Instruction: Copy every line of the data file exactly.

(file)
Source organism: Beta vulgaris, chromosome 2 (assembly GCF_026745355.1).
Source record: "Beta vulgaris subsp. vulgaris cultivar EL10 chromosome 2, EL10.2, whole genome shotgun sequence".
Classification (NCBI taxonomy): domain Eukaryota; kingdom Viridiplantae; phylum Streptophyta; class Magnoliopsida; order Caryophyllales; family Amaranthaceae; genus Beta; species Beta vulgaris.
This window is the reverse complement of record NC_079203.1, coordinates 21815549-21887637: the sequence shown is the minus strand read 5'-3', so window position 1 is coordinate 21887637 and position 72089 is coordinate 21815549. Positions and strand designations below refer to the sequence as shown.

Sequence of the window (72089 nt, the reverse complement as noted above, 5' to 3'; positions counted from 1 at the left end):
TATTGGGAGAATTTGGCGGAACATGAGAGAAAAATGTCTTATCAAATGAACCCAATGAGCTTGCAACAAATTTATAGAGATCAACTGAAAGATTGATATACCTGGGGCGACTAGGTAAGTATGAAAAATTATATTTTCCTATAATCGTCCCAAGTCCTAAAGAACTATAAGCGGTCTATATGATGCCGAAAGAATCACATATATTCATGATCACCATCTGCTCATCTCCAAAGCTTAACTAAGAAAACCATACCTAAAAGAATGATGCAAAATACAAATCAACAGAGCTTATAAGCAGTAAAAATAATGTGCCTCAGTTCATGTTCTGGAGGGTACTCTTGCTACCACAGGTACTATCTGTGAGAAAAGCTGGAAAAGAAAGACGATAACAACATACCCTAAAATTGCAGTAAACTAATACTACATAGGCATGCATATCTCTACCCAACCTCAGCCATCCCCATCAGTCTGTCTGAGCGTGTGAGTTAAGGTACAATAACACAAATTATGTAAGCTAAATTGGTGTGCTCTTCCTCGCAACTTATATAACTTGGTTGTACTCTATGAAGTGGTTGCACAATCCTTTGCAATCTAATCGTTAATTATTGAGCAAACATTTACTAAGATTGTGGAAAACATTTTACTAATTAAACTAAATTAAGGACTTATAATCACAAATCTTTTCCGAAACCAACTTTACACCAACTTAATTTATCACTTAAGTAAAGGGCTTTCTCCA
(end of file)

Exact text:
Source organism: Beta vulgaris, chromosome 2 (assembly GCF_026745355.1).
Source record: "Beta vulgaris subsp. vulgaris cultivar EL10 chromosome 2, EL10.2, whole genome shotgun sequence".
Classification (NCBI taxonomy): domain Eukaryota; kingdom Viridiplantae; phylum Streptophyta; class Magnoliopsida; order Caryophyllales; family Amaranthaceae; genus Beta; species Beta vulgaris.
This window is the reverse complement of record NC_079203.1, coordinates 21815549-21887637: the sequence shown is the minus strand read 5'-3', so window position 1 is coordinate 21887637 and position 72089 is coordinate 21815549. Positions and strand designations below refer to the sequence as shown.

Sequence of the window (72089 nt, the reverse complement as noted above, 5' to 3'; positions counted from 1 at the left end):
TATTGGGAGAATTTGGCGGAACATGAGAGAAAAATGTCTTATCAAATGAACCCAATGAGCTTGCAACAAATTTATAGAGATCAACTGAAAGATTGATATACCTGGGGCGACTAGGTAAGTATGAAAAATTATATTTTCCTATAATCGTCCCAAGTCCTAAAGAACTATAAGCGGTCTATATGATGCCGAAAGAATCACATATATTCATGATCACCATCTGCTCATCTCCAAAGCTTAACTAAGAAAACCATACCTAAAAGAATGATGCAAAATACAAATCAACAGAGCTTATAAGCAGTAAAAATAATGTGCCTCAGTTCATGTTCTGGAGGGTACTCTTGCTACCACAGGTACTATCTGTGAGAAAAGCTGGAAAAGAAAGACGATAACAACATACCCTAAAATTGCAGTAAACTAATACTACATAGGCATGCATATCTCTACCCAACCTCAGCCATCCCCATCAGTCTGTCTGAGCGTGTGAGTTAAGGTACAATAACACAAATTATGTAAGCTAAATTGGTGTGCTCTTCCTCGCAACTTATATAACTTGGTTGTACTCTATGAAGTGGTTGCACAATCCTTTGCAATCTAATCGTTAATTATTGAGCAAACATTTACTAAGATTGTGGAAAACATTTTACTAATTAAACTAAATTAAGGACTTATAATCACAAATCTTTTCCGAAACCAACTTTACACCAACTTAATTTATCACTTAAGTAAAGGGCTTTCTCCA